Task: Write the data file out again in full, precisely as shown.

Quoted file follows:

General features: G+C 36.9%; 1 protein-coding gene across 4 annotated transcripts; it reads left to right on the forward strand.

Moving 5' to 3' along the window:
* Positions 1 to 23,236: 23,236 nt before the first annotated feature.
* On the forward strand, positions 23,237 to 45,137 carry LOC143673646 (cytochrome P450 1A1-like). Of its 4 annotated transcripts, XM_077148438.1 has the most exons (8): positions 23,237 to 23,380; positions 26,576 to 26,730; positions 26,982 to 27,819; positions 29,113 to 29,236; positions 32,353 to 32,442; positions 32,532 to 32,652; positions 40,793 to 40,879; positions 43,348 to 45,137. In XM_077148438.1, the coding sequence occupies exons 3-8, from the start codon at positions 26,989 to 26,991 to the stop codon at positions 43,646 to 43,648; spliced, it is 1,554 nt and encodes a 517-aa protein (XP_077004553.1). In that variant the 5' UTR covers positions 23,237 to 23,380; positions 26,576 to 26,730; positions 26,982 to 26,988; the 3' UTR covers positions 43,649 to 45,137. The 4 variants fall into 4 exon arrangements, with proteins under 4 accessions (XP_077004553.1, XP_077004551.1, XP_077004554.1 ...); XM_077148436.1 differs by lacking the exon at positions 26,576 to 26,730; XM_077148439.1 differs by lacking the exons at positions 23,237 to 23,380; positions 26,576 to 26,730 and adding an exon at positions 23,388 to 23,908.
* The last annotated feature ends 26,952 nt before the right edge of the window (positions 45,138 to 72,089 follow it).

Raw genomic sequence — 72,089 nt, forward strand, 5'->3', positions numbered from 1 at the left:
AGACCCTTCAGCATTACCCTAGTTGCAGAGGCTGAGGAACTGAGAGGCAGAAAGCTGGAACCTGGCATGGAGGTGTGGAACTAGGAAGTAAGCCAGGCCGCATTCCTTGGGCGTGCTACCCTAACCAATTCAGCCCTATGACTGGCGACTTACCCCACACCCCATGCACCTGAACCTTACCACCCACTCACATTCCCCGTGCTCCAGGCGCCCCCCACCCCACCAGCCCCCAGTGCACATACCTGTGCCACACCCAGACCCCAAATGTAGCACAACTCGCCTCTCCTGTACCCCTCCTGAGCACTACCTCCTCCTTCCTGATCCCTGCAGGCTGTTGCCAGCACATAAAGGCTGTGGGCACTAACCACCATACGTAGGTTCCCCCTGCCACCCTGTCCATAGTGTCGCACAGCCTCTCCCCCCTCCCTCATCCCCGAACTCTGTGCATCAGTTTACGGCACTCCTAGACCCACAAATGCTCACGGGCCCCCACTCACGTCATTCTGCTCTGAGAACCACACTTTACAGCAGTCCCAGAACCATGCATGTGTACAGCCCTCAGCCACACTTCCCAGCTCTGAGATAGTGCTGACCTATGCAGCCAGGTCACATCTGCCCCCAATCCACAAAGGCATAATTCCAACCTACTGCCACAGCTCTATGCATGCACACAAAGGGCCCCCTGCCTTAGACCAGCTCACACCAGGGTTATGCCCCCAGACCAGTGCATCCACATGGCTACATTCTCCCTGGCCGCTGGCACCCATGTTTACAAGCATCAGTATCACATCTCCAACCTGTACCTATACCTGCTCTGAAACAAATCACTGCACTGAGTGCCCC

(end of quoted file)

General features: G+C 36.9%; 1 protein-coding gene across 4 annotated transcripts; it reads left to right on the forward strand.

Moving 5' to 3' along the window:
* Positions 1 to 23,236: 23,236 nt before the first annotated feature.
* On the forward strand, positions 23,237 to 45,137 carry LOC143673646 (cytochrome P450 1A1-like). Of its 4 annotated transcripts, XM_077148438.1 has the most exons (8): positions 23,237 to 23,380; positions 26,576 to 26,730; positions 26,982 to 27,819; positions 29,113 to 29,236; positions 32,353 to 32,442; positions 32,532 to 32,652; positions 40,793 to 40,879; positions 43,348 to 45,137. In XM_077148438.1, the coding sequence occupies exons 3-8, from the start codon at positions 26,989 to 26,991 to the stop codon at positions 43,646 to 43,648; spliced, it is 1,554 nt and encodes a 517-aa protein (XP_077004553.1). In that variant the 5' UTR covers positions 23,237 to 23,380; positions 26,576 to 26,730; positions 26,982 to 26,988; the 3' UTR covers positions 43,649 to 45,137. The 4 variants fall into 4 exon arrangements, with proteins under 4 accessions (XP_077004553.1, XP_077004551.1, XP_077004554.1 ...); XM_077148436.1 differs by lacking the exon at positions 26,576 to 26,730; XM_077148439.1 differs by lacking the exons at positions 23,237 to 23,380; positions 26,576 to 26,730 and adding an exon at positions 23,388 to 23,908.
* The last annotated feature ends 26,952 nt before the right edge of the window (positions 45,138 to 72,089 follow it).

Raw genomic sequence — 72,089 nt, forward strand, 5'->3', positions numbered from 1 at the left:
AGACCCTTCAGCATTACCCTAGTTGCAGAGGCTGAGGAACTGAGAGGCAGAAAGCTGGAACCTGGCATGGAGGTGTGGAACTAGGAAGTAAGCCAGGCCGCATTCCTTGGGCGTGCTACCCTAACCAATTCAGCCCTATGACTGGCGACTTACCCCACACCCCATGCACCTGAACCTTACCACCCACTCACATTCCCCGTGCTCCAGGCGCCCCCCACCCCACCAGCCCCCAGTGCACATACCTGTGCCACACCCAGACCCCAAATGTAGCACAACTCGCCTCTCCTGTACCCCTCCTGAGCACTACCTCCTCCTTCCTGATCCCTGCAGGCTGTTGCCAGCACATAAAGGCTGTGGGCACTAACCACCATACGTAGGTTCCCCCTGCCACCCTGTCCATAGTGTCGCACAGCCTCTCCCCCCTCCCTCATCCCCGAACTCTGTGCATCAGTTTACGGCACTCCTAGACCCACAAATGCTCACGGGCCCCCACTCACGTCATTCTGCTCTGAGAACCACACTTTACAGCAGTCCCAGAACCATGCATGTGTACAGCCCTCAGCCACACTTCCCAGCTCTGAGATAGTGCTGACCTATGCAGCCAGGTCACATCTGCCCCCAATCCACAAAGGCATAATTCCAACCTACTGCCACAGCTCTATGCATGCACACAAAGGGCCCCCTGCCTTAGACCAGCTCACACCAGGGTTATGCCCCCAGACCAGTGCATCCACATGGCTACATTCTCCCTGGCCGCTGGCACCCATGTTTACAAGCATCAGTATCACATCTCCAACCTGTACCTATACCTGCTCTGAAACAAATCACTGCACTGAGTGCCCC